Residential Instruction

Residential Instruction

The 12-credit online graduate certificate in Homeland Security is now offered in residential instruction at Penn State Harrisburg, in addition to the online offering through Penn State World Campus. Students are now able to complete the entire certificate in residential instruction, if they wish to do so. Further, students may complete the certificate in hybrid instruction, mixing residential and online classes tailored to their needs and preferences, or they may continue to complete the entire certificate online.

The curriculum integrates an all-hazards approach in areas of homeland security policy, strategic and operational planning, and interagency cooperation into a unified body of knowledge. The curriculum will consist of two required courses (HLS 401 and 404) and two electives (to choose from HLS 802, 832, 540, 558, 875, or P ADM 803 or 500).

New Residential Classes Offered

HLS 401 Introduction to Homeland Security 
Spring 2017, Thursdays, 6:00 - 9:00 p.m. at Penn State Harrisburg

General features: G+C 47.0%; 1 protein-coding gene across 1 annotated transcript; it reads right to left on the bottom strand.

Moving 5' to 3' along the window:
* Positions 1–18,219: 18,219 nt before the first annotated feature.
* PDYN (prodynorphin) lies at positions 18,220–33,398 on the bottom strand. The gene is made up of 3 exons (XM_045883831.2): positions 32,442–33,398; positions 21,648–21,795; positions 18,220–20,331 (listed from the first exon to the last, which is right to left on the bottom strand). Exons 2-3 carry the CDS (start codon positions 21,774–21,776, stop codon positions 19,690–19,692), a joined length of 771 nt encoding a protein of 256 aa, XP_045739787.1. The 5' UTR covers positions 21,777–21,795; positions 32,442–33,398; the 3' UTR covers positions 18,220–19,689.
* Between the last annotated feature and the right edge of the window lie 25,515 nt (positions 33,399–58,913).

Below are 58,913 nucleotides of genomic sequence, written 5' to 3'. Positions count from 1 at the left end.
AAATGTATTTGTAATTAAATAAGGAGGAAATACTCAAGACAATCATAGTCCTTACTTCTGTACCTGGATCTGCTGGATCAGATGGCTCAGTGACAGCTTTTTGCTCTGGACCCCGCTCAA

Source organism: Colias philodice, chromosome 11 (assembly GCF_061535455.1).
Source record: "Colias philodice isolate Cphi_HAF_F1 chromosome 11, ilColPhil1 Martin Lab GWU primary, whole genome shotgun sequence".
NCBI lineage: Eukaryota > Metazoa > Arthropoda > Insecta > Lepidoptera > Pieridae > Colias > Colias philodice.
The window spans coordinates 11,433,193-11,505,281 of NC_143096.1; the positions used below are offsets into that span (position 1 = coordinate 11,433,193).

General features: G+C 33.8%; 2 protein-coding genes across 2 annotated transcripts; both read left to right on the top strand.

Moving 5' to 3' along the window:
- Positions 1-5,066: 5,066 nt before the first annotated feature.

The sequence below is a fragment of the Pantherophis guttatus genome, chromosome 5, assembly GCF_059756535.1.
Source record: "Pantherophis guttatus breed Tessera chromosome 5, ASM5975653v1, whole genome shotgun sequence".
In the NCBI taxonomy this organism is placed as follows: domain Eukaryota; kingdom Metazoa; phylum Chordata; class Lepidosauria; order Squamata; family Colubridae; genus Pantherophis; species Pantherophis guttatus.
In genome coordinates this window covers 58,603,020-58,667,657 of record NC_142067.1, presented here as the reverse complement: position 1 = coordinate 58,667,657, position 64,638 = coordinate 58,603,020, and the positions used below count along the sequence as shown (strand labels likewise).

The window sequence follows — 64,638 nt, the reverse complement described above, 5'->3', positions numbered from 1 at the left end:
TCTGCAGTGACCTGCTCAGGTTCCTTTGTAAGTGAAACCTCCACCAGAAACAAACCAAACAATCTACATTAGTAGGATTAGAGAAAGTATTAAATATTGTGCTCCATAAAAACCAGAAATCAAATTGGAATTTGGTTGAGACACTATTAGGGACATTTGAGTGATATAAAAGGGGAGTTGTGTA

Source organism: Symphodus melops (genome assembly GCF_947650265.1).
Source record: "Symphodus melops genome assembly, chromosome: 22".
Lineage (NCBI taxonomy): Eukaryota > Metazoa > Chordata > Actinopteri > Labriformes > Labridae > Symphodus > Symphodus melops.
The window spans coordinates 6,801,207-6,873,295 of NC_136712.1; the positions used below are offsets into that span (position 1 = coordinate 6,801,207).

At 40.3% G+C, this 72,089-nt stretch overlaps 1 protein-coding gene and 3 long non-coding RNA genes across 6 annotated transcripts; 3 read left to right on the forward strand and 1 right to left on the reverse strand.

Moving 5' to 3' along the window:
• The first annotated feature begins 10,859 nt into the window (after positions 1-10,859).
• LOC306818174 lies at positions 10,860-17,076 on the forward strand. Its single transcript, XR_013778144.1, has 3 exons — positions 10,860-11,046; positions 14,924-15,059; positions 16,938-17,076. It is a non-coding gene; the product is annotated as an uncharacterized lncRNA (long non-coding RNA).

Special Offer

In addition, P ADM 500 Public Organization and Management is offered as a residential course in Spring 2017 and may be counted towards the certificate!

Course Overviews 

HLS 401

This course is focused on providing a broad overview of homeland security activities as undertaken in the United States since 9/11. Key policy stakeholders at the federal, state, tribal, and local levels throughout the homeland security enterprise must be mindful of the four principal goals established in the National Strategy for Homeland Security. While these will guide a significant portion of our discussion, they won't be the only issues we will examine. We will also discuss: critical legal issues relevant to the implementation and execution of homeland security activities; Executive Branch policies and strategies; homeland security plans and programs; the homeland security organization; how the United States deals with "all hazards," etc.

P ADM 500

This course serves as the introduction to the field of public administration. During this course, students will become familiar with the roles that public administrators play in a democratic society; the history and development of the field; how complex organizations are managed and decisions are made; how public managers interact with one another and collaborate across sectors in society; the importance of ethical action and professional standards of conduct; and how external forces such as globalization and information technology are changing traditional assumptions and practices in Pennsylvania. Most examples will draw upon the structure and processes of governance and economic organization in the United States.